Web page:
Swartz has put together 100 historical figures from a variety of time periods and regions (and a decent balance of men and women) to pit in head-to-head competition in a variety of categories. Each figure has an illustration, a fighting nickname (Cleopatra “Queen of the Nile” Pharoah, Feminist, Diva), a brief biography, and rankings on a scale of ten in wealth, fitness, wisdom, bravery, artistry, leadership, and intelligence.
Readers can use the rankings and their own opinions to choose winners in each battle. The book is designed to be flipped back and forth between competitors and the 50 competitions. Random flipping can lead to some unlikely matchups as well as landslide winners (I feel pretty strongly that Shackleton could beat just about anyone when it comes to escaping from Alcatarz). Meanwhile other competitions are too close to call.
Because of the rankings, readers can put as much or as little thought into the winner of each match as they like. (I opened up a lot of the discussions by asking probing questions. “Sure, Leonardo da Vinci has a 10 for leadership. But what about his 6 for intelligence? Couldn’t that be a problem if he was trying to catch Jack the Ripper?”)
The variety of matches and competitors, as well as the multiple ways Who Wins? can be read make this a great book for reluctant readers and biography buffs alike. I have coupled this book with a teen video gaming program with great success. While teens waited for their turn on the video game controllers, they joined me making up different matches. Everyone had a good time picking competitors and competitions and then we debated who might come out on top.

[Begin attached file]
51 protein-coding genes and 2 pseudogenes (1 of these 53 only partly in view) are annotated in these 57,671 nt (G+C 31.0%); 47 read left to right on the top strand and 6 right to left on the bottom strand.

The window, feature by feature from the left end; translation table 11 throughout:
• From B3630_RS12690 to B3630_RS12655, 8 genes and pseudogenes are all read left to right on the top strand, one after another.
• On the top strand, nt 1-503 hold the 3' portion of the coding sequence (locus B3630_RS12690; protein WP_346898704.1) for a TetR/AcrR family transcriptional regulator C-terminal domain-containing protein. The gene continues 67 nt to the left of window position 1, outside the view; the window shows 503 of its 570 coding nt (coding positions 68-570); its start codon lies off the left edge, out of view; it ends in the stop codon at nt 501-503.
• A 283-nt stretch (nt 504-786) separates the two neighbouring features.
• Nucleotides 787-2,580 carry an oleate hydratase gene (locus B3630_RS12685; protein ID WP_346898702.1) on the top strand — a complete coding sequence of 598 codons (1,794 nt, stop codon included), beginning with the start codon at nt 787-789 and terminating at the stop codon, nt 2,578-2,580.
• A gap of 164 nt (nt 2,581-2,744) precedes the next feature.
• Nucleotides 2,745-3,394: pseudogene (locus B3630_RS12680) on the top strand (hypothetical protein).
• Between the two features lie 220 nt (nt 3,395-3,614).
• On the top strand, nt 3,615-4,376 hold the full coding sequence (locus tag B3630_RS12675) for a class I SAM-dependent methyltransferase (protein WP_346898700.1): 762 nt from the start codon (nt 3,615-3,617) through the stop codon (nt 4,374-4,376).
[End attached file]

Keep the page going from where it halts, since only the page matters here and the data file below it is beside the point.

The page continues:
Whether you are reading this book alone or using it in a group for some quick entertainment, library programs, or even a party game, the facts speak for themselves. Who Wins? is a winner for readers of any age.
I couldn’t end this review without including a some interior images from the book. Here’s a spread I made on Instagram putting Harry Houdini against Alan Pinkterton in The Hunger Games. I think the match is no contest, but what about you? Let me know in the comments.
As soon as I started flipping through Who Wins by Clay Swartz and Tom Booth (thanks @workmanpub for the review copy!) I knew I wanted to stage a battle to see who would win the Hunger Games. Harry Houdini was my immediate choice for one contender. He's a performer, he's athletic, and he's daring. Basically, I'm pretty sure Houdini could have been a career tribute in another life. Picking his rival in this match was a little harder. At first I considered Eleanor of Aquitaine or Sacagawea or even Cleopatra, I realized these women would never go along with the Hunger Games and would just jump right to bringing down the Capitol. Then I found Allan Pinkerton and the match was set. Pinkerton was a tough guy with a strong moral code. He used his strength, toughness, and ingenuity to catch notorious train and bank robbers while also establishing a detective agency that still exists today. So who would win here? While Pinkterton would no doubt make an admirable showing with his bravery and start an early alliance with some of the other tributes, I have to give this match to Houdini. His work as a magician and escape artist, mean that Houdini would be able to work alone and endear himself to viewers to gain sponsors. All the while Houdini would bide his time until the moment came to strike and become the lone victor. #whowins #booknerdigans #bookstagram #bookishfeatures #goodreads #bookstagramfeatures #instabook #instareads #igreads #booknerd #bibliophile #books #reading #currentlyreading #amreading #bookworm #bookish #bookgram #owlcrateoctrep